The Gas We Pass
Whether or not one admits to it, everyone has been guilty of “passing gas” at one time or another. Despite the fact that “letting one out” has a terrible social stigma and can be quite embarrassing, it is actually an extremely common, normal phenomenon. In fact, most people produce about 1-4 pints of gas a day and “pass gas” about 14 times a day! Although everyone produces gas, some people produce more gas than others; this is likely due to the foods and beverages they consume and “how” they eat.
Nutrition Facts and Figures
What is gas composed of and what causes gas?
Gas is made primarily of odorless vapors (carbon dioxide, oxygen, nitrogen, hydrogen, and sometimes methane). When one’s flatulence has an unpleasant odor it is due to certain bacteria in the large intestine that release gases containing foul-smelling sulfur.
Gas comes from two sources: swallowed air and the breakdown of certain foods.
*Swallowed air: Air swallowing is a very common cause of gas and occurs to some degree every time one eats or drinks. However, eating/drinking quickly, chewing gum, and smoking are all positively correlated with the degree of air swallowed and therefore the amount of gas produced. While some of this gas is released through burping, the rest of the gas travels to the large intestine and is released through the other end.
*Normal breakdown of certain undigested foods: While most foods are completely digested and absorbed by the body, not all carbohydrates are fully broken down and absorbed due to a lack or shortage of certain enzymes. These undigested carbohydrates may include certain sugars, starches, and fiber. Undigested carbohydrates travel through the body to the large intestine where “good” bacteria break them down and produce gas, which then leaves the body through the rectum.
Which foods commonly cause gas?
While fats and proteins cannot cause gas, many carbohydrates can. Certain sugars, starches, and fiber are likely culprits of gas formation. Also, certain liquids can contribute to gas formation. Below is a list of typical gas-producing foods:
- Vegetables (Cabbage, sauerkraut, Brussels sprouts, broccoli, asparagus, artichokes, eggplant, radishes, cauliflower, cucumbers, peas, celery, carrots, onions, rutabaga, turnips)
- Fruits (Apples, pears, melons, peaches, bananas, apricots, raisins, prune juice, citrus fruits, fruit juices)
- Starches (Dried beans, peas, and lentils, whole grains, potatoes, corn, pasta, and wheat)
- Sugar Alcohols (Sorbitol or xylitol)
- Carbonated beverages (Any type of soda)
- Alcohol (Beer, red wine)
- High-fat diets (tend to cause more gas because the stomach delays the emptying of food into the small intestine)
- Fructose, if a person malabsorbs fructose
- Lactose, if a person is lactose intolerant (common cause of gas)
Note: While there are certain foods that are common gas offenders, not all foods that produce gas in one person may cause gas in another. This variation is due to some people having certain bacteria in their large intestine that destroy the gas that other bacteria produce! One’s unique balance of gas-producing bacteria and gas-eliminating bacteria is likely what explains why some people have more gas than others.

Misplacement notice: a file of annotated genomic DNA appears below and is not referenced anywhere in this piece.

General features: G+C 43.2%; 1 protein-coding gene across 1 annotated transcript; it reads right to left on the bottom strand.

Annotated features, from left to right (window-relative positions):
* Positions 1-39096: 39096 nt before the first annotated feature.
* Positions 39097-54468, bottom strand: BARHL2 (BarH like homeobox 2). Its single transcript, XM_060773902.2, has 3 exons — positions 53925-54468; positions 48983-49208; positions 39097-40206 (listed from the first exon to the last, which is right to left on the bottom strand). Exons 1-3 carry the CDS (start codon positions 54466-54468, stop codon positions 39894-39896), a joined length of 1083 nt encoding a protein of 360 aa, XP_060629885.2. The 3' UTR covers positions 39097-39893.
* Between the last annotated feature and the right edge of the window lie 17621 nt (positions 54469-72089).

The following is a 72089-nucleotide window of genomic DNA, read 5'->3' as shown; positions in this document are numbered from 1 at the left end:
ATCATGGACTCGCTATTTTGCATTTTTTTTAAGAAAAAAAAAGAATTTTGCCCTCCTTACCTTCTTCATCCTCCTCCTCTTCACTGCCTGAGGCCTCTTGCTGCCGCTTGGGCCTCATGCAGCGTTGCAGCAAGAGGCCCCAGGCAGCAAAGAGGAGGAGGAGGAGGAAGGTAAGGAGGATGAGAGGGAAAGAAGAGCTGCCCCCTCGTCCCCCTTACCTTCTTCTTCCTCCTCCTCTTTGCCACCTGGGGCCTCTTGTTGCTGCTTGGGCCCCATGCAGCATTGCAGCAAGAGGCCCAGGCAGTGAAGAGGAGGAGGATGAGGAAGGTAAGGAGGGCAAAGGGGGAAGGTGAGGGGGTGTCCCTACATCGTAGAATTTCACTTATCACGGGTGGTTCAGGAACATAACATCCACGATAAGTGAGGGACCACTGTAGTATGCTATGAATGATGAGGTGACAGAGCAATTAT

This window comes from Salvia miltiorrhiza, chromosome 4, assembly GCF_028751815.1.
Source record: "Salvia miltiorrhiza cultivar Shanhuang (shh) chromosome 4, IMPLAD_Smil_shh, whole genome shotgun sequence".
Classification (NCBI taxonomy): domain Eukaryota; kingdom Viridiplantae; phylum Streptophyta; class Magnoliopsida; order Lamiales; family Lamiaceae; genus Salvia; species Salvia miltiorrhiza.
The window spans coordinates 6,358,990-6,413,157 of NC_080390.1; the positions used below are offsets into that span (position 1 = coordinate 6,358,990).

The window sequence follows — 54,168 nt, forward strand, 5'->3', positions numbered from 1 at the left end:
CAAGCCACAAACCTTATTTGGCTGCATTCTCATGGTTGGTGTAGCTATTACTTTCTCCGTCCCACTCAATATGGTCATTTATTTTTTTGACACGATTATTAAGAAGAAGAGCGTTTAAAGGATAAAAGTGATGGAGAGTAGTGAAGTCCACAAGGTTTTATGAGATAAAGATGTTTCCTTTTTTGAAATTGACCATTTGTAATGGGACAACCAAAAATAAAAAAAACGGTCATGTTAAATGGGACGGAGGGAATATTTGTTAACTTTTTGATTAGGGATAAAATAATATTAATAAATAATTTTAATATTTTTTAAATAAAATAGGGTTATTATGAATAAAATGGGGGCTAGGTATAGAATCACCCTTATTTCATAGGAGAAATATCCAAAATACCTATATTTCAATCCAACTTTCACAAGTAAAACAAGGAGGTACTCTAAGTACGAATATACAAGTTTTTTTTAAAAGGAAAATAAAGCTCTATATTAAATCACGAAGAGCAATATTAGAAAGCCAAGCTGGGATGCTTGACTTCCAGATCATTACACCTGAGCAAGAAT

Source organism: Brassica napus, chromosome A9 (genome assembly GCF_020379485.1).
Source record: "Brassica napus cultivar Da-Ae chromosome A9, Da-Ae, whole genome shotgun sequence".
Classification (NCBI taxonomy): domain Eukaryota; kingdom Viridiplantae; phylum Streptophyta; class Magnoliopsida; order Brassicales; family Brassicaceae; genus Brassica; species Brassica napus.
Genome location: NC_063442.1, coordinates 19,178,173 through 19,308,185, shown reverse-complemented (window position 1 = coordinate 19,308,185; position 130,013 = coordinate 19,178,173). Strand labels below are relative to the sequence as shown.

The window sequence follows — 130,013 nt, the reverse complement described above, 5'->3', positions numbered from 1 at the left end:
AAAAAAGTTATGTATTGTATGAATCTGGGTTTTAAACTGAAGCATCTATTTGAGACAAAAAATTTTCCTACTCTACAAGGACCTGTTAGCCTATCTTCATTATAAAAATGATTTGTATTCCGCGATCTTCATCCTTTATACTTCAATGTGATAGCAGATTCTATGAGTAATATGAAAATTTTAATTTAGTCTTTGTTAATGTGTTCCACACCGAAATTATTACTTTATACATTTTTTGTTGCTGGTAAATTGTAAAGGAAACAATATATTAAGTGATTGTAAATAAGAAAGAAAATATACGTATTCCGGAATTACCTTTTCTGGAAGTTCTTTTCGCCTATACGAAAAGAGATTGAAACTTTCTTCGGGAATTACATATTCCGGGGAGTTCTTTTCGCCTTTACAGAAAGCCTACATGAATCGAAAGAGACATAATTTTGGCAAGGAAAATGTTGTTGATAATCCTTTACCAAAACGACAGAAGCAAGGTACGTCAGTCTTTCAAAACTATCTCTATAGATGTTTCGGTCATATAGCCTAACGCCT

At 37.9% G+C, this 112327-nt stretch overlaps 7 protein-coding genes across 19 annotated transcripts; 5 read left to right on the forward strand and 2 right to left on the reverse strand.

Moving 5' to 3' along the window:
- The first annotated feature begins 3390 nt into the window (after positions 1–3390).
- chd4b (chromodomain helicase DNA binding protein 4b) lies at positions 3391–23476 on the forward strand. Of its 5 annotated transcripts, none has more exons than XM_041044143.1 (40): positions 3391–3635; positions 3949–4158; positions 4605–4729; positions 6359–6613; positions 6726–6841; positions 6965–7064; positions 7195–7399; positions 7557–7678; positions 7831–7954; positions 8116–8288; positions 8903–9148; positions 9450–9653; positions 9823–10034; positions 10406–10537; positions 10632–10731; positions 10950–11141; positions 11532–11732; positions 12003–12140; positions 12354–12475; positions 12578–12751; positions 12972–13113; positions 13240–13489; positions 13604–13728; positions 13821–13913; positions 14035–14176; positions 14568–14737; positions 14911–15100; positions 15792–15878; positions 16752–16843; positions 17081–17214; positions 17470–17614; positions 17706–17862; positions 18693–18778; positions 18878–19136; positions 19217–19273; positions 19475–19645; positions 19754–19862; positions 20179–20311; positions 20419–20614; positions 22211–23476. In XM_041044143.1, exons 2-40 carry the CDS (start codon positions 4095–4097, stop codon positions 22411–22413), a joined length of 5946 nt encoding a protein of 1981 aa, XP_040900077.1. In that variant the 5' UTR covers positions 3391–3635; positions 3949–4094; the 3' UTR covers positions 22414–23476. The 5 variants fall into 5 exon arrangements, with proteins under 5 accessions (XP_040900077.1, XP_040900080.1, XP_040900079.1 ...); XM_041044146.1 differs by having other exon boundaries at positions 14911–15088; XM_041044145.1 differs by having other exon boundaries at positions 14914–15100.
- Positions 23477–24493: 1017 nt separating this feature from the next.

How can you decrease gas production?
If you are one who regularly suffers from uncomfortable and embarrassing gas, what can you do to decrease your gas production? The most common remedies include changing your diet, taking medicines and reducing the amount of air swallowed.
*Change your diet– While it would seem obvious to omit all of the above listed common gas-producing culprits, this is not always a great idea since it means cutting out a wide range of healthy foods, such as fruits, vegetables, whole grains and milk products. Rather, you should try to eliminate foods one at a time that likely cause gas, so that you can determine the food offenders.
*Non-prescription medications– Digestive enzymes, such as lactase supplements, may relieve gas for those with lactose intolerance when taken just before eating foods that contain lactose. Antacids, such as Mylanta and Maalox, contain simethicone, which can help eliminate gas in the stomach. However, these products have no effect on intestinal gas. Beano is an over-the-counter medication that can help digest the sugar in beans and many vegetables. However, Beano has no effect on gas caused by lactose or fiber.
*Reduce swallowed air– In order to reduce the amount of air you swallow, avoid chewing gum and eating hard candy. Eat at a slow pace because gulping down food and beverages adds large amounts of air into the stomach. Do not sip beverages through straws, or drink from bottles with narrow mouths. Avoid foods that contain air, such as carbonated beverages or whipped cream, and fizzy medicines, such as Alka-seltzer.
Even though gas can be very uncomfortable and quite embarrassing, it is not life threatening; rather gas is actually very normal. Gas is created by two main sources: swallowed air and the normal breakdown of certain foods by bacteria in the large intestine. Those who suffer from uncomfortable gas pains may find relief by changing their diet, using nonprescription medicines, and reducing the amount of air swallowed.